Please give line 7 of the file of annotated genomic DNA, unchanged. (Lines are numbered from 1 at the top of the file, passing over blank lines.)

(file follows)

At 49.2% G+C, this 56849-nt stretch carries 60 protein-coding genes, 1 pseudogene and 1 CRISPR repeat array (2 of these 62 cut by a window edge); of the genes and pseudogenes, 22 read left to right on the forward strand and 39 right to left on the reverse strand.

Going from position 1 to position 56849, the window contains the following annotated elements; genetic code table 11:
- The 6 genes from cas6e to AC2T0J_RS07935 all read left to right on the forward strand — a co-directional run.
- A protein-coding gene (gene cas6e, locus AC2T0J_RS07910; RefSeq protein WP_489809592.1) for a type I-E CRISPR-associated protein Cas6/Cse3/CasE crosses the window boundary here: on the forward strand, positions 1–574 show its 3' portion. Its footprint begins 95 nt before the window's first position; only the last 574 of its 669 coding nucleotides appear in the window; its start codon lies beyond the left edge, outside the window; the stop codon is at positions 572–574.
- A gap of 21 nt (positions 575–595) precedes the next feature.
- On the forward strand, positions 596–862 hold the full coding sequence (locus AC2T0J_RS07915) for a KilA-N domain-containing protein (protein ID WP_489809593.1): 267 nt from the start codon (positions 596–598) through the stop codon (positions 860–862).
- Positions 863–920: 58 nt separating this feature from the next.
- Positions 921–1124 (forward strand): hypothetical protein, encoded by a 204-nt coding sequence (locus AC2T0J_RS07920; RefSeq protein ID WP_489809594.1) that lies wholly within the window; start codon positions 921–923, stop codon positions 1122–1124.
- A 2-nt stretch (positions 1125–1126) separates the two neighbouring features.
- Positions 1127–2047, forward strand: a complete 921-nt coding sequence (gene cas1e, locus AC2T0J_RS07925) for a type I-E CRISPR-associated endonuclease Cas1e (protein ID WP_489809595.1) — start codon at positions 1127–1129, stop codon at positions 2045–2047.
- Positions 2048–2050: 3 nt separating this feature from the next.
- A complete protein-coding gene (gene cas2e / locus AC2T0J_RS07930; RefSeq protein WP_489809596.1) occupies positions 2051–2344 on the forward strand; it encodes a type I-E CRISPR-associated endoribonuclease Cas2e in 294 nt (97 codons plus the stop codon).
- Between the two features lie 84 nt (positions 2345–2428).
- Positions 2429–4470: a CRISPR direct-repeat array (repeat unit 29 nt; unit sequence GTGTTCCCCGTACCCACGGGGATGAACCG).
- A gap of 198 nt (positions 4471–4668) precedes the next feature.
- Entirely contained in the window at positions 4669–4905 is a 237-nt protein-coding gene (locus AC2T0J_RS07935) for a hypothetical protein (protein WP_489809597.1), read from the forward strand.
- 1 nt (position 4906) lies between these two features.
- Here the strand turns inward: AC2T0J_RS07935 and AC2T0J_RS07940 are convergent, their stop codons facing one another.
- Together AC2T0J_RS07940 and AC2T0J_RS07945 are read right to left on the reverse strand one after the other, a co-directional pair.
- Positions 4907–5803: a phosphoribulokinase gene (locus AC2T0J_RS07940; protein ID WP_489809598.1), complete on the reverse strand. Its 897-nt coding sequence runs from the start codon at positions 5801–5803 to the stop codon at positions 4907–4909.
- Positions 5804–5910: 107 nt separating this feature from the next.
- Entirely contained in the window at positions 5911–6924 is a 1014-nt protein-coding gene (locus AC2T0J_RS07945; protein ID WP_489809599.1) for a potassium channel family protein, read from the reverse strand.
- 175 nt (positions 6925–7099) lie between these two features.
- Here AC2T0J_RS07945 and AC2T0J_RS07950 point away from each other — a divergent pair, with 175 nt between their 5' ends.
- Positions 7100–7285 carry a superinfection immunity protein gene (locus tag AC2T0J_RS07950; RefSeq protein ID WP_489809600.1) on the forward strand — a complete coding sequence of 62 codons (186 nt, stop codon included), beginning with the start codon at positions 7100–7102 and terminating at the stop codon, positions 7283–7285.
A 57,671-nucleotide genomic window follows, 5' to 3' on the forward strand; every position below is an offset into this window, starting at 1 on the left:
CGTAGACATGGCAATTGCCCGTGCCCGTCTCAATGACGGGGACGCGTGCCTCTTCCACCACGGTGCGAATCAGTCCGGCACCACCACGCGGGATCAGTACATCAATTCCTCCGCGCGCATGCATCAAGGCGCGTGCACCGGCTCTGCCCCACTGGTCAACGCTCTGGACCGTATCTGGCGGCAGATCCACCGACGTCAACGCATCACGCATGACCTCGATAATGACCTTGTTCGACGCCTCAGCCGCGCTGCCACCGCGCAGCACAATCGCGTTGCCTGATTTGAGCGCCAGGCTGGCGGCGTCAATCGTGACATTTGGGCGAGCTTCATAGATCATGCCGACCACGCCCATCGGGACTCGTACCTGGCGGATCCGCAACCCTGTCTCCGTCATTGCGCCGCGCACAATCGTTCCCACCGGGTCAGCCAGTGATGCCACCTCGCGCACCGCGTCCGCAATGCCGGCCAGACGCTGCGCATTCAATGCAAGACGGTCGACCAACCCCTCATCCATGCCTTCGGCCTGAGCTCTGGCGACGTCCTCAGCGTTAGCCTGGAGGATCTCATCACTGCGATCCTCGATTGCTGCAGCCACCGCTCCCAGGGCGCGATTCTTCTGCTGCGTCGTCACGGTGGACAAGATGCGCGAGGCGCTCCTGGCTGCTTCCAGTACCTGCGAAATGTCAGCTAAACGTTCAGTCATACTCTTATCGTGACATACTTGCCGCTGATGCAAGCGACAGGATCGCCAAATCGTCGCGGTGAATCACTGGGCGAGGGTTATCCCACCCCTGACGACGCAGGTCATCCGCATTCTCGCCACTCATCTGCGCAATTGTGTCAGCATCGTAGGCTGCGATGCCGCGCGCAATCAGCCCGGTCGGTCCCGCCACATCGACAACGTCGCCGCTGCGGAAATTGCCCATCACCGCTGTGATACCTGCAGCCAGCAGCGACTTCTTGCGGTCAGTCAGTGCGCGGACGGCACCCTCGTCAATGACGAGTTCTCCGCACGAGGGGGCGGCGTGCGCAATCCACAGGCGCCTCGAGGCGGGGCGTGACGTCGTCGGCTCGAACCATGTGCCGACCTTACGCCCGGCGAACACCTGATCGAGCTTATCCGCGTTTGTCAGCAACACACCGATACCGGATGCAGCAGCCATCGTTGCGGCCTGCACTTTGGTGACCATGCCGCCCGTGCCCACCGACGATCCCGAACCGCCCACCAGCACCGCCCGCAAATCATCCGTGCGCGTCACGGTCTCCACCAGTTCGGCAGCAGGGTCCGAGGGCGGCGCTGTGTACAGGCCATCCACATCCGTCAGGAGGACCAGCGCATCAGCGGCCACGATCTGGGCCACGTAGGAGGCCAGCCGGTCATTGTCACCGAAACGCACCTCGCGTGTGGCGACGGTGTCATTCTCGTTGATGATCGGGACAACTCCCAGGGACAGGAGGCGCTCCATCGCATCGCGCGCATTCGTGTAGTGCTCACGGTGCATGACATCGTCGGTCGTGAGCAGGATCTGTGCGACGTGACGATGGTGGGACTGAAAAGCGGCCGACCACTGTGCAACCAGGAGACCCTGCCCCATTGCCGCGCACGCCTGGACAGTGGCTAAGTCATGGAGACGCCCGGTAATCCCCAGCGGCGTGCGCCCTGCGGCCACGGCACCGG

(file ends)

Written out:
- Positions 863–920: 58 nt separating this feature from the next.